I was reading an article in one of those karate or kung fu magazines. It was written by a practitioner. He was discussing how spirituality was missing from MMA, specifically targetting UFC fighters. That all fighters wanted was to be champions, to have fame, fortune, and busty ladies swarming around them.
Hell...what man wouldn't want that?
It's obvious there's a huge misunderstanding of how spirituality should be practiced, or that MMA fighters don't practice it. And it was also obvious this practitioner didn't watch MMA, read the forums, interviews, and watch post fight conferences like I do.
It's one of my many vices.
The wise practitioner, the writer of this wise article, full of wisdom, full of research, and full of shit harped on the lack of inner peace. Through his wise words I knew this person never fought, or if he did, then he approached it without inner peace. As wise and full of wisdom as he ascertained.
I'm a huge MMA fan. Watched hundreds of hours of interviews. And one thing that all fighters strain to get is inner peace. One of the most popular UFC fighters is former light heavy weight champion Chuck "The Iceman" Lidell. His monicker indicates that his nerves are as cold as ice before, during and after a fight. Every fighter praises him for that. Because if a fighter gets too excited, they'll waste energy, suffer from an adrenalin dump, or are prone to mistakes. And mistakes in a game where there are literally dozens upon dozens of ways to lose isn't a good thing. Keeping your cool is essential. And the current dominant fighters of the UFC and Strikeforce exhibit this without a doubt.
I get more nervous watching them fight.
Back to this all wise practitioner. His practice of inner peace is through meditation. I'm surmising here. But it's pretty common. And there's nothing wrong with that. In fact, it's pretty easy to reach inner peace when you're peaceful. It's kinda like going into a room full of yellow balloons to look for a yellow balloon.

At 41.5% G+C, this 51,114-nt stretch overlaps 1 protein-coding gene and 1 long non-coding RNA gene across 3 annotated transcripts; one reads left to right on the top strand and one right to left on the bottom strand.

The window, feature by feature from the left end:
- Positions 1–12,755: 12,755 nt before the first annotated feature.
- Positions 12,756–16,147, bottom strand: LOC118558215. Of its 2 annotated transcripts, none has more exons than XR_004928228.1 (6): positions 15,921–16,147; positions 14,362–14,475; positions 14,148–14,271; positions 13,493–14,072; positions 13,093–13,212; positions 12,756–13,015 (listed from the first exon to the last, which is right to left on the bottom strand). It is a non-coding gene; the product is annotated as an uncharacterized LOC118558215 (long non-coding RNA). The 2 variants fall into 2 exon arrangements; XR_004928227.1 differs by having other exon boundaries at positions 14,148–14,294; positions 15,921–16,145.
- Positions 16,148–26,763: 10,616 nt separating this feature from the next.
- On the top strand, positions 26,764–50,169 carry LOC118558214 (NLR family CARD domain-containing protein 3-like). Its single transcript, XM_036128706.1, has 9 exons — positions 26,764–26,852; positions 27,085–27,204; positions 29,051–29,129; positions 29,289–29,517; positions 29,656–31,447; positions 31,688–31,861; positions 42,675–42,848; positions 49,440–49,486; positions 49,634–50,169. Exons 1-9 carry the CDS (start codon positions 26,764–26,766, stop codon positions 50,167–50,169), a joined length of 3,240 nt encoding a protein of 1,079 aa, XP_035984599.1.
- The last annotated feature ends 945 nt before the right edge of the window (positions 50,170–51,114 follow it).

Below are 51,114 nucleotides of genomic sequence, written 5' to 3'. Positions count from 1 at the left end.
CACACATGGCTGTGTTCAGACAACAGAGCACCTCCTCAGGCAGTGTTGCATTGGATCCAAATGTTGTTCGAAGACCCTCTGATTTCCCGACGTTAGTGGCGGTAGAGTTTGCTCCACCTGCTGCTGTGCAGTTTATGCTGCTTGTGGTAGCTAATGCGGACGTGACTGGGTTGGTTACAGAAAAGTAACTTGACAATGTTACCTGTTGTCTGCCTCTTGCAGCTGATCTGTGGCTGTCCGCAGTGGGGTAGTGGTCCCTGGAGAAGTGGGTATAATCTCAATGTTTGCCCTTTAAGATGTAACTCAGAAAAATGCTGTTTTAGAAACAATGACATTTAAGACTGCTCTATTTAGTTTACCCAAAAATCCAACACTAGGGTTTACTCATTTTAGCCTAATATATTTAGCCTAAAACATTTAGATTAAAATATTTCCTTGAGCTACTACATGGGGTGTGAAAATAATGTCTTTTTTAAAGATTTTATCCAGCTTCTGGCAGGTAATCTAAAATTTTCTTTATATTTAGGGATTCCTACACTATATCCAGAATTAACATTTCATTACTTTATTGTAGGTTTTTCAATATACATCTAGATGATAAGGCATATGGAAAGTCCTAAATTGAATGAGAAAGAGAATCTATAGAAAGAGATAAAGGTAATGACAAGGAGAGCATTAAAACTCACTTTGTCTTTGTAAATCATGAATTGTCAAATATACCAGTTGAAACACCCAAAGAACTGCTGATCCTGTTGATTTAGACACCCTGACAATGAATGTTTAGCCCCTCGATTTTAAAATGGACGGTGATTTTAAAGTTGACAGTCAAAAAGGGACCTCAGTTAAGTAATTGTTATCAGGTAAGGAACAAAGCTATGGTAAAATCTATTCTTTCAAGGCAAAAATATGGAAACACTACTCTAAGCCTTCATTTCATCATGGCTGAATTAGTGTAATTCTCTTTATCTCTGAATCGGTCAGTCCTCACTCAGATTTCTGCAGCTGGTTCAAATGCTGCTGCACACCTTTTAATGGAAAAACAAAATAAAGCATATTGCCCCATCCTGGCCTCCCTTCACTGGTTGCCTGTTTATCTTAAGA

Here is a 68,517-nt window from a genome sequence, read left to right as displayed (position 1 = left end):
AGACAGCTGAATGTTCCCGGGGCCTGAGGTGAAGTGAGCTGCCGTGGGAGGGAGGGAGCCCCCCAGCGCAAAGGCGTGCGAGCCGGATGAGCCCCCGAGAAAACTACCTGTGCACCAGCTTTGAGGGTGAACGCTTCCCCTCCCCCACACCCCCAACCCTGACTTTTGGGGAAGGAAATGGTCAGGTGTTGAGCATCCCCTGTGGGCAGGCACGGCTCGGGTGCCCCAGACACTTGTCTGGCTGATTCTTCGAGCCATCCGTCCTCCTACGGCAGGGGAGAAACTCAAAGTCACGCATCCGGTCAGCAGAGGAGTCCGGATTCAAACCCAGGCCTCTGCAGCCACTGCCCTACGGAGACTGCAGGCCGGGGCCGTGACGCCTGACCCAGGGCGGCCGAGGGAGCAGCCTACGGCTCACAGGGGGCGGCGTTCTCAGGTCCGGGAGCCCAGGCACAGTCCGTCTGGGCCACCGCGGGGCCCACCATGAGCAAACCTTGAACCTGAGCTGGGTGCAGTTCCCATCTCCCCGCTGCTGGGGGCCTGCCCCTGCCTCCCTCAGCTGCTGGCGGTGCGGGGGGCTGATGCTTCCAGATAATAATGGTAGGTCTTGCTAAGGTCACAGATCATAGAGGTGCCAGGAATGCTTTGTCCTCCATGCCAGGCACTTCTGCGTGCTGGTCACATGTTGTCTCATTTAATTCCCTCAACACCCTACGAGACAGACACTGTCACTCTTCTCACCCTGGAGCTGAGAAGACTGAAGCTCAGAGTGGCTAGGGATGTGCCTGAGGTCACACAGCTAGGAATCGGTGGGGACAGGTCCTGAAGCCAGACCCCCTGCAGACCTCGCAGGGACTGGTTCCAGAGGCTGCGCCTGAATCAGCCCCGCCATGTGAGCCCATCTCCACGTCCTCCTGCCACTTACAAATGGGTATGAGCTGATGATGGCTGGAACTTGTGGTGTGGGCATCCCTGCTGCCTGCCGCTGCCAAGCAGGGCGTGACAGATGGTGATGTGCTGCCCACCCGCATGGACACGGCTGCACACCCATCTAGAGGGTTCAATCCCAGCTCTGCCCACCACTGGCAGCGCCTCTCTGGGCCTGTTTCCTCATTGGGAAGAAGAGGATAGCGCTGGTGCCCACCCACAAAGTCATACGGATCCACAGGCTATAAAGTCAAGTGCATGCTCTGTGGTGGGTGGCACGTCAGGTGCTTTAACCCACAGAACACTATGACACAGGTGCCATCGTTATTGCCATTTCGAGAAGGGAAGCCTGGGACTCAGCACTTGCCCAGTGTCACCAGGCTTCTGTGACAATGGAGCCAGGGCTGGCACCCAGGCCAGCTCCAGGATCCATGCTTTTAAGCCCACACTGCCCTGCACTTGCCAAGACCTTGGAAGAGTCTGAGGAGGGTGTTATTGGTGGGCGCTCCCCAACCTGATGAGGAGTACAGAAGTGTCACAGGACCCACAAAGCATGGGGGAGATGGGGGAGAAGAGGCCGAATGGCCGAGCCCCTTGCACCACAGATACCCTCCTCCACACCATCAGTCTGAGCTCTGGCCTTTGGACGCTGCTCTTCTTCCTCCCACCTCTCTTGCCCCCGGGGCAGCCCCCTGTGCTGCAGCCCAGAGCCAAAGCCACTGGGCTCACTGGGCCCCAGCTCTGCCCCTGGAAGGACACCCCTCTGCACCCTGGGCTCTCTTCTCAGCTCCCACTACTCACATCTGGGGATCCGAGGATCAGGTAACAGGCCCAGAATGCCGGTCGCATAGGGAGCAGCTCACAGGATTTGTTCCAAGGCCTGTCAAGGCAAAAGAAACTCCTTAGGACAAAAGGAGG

Now, if we place a fighter punching this all wise practitioner in the face, how well would he be able to keep inner peace? Not well. But MMA fighters do this every day. And their ability to keep this inner peace allows them to adapt to the fight. It's very common to see one fighter losing the fight badly, and with a slight change of strategy he comes up with the win.
This can't be done if the fighter panics because he isn't present enough to analyze what's going on.
MMA fighters also practice 6-8 hours a day. They have to love the process and love the journey to continue to learn and challenge themselves. Another principle of spiritualitism.
All fighters want to be champions. But as they climb the ladder to contention, they remain present and focus on their current opponent. They study tapes, go over strategy, hire fighters who can mimic their opponents, and rarely think pass them. The principle of being present is at work here.
MMA fighters practice inner peace, but they do it in an environment that doesn't elicit it. So who's more skilled at inner peace? Someone who practices in a peaceful environment? Or someone who practices in a violent one?
I wrote this because it struck me as a huge misunderstanding of MMA fighters. To be misunderstood is a sore subject for my main character in my book. He's continually misunderstood by the people he's sworn to protect, but he pushes on because it is what he does. What hero gives up?